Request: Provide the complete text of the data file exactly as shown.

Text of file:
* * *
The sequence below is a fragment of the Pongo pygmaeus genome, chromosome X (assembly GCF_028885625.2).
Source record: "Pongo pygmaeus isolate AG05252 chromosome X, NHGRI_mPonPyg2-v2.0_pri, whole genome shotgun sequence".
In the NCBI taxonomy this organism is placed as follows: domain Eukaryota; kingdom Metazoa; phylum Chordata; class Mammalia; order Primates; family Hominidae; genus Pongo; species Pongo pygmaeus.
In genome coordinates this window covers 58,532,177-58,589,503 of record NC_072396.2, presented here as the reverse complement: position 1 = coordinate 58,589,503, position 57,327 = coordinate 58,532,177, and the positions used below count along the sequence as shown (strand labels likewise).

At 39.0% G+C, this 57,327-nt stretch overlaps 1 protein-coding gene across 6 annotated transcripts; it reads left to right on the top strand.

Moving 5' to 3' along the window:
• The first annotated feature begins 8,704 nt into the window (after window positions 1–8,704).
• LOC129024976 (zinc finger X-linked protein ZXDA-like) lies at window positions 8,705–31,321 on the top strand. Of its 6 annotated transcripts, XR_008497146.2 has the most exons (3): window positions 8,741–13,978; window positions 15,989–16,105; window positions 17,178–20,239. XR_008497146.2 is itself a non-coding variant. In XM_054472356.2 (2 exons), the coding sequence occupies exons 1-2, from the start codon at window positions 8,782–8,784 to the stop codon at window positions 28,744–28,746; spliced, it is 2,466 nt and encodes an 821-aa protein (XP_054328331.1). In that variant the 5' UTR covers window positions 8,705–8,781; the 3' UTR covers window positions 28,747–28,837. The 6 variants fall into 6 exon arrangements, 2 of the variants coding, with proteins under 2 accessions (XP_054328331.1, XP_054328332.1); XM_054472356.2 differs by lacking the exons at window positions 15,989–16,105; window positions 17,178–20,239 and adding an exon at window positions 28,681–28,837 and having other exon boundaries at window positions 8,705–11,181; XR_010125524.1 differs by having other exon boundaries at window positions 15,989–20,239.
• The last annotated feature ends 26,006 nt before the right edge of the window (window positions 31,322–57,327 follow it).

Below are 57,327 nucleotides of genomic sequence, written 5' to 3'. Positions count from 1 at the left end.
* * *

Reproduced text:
The sequence below is a fragment of the Pongo pygmaeus genome, chromosome X (assembly GCF_028885625.2).
Source record: "Pongo pygmaeus isolate AG05252 chromosome X, NHGRI_mPonPyg2-v2.0_pri, whole genome shotgun sequence".
In the NCBI taxonomy this organism is placed as follows: domain Eukaryota; kingdom Metazoa; phylum Chordata; class Mammalia; order Primates; family Hominidae; genus Pongo; species Pongo pygmaeus.
In genome coordinates this window covers 58,532,177-58,589,503 of record NC_072396.2, presented here as the reverse complement: position 1 = coordinate 58,589,503, position 57,327 = coordinate 58,532,177, and the positions used below count along the sequence as shown (strand labels likewise).

At 39.0% G+C, this 57,327-nt stretch overlaps 1 protein-coding gene across 6 annotated transcripts; it reads left to right on the top strand.

Moving 5' to 3' along the window:
• The first annotated feature begins 8,704 nt into the window (after window positions 1–8,704).
• LOC129024976 (zinc finger X-linked protein ZXDA-like) lies at window positions 8,705–31,321 on the top strand. Of its 6 annotated transcripts, XR_008497146.2 has the most exons (3): window positions 8,741–13,978; window positions 15,989–16,105; window positions 17,178–20,239. XR_008497146.2 is itself a non-coding variant. In XM_054472356.2 (2 exons), the coding sequence occupies exons 1-2, from the start codon at window positions 8,782–8,784 to the stop codon at window positions 28,744–28,746; spliced, it is 2,466 nt and encodes an 821-aa protein (XP_054328331.1). In that variant the 5' UTR covers window positions 8,705–8,781; the 3' UTR covers window positions 28,747–28,837. The 6 variants fall into 6 exon arrangements, 2 of the variants coding, with proteins under 2 accessions (XP_054328331.1, XP_054328332.1); XM_054472356.2 differs by lacking the exons at window positions 15,989–16,105; window positions 17,178–20,239 and adding an exon at window positions 28,681–28,837 and having other exon boundaries at window positions 8,705–11,181; XR_010125524.1 differs by having other exon boundaries at window positions 15,989–20,239.
• The last annotated feature ends 26,006 nt before the right edge of the window (window positions 31,322–57,327 follow it).

Below are 57,327 nucleotides of genomic sequence, written 5' to 3'. Positions count from 1 at the left end.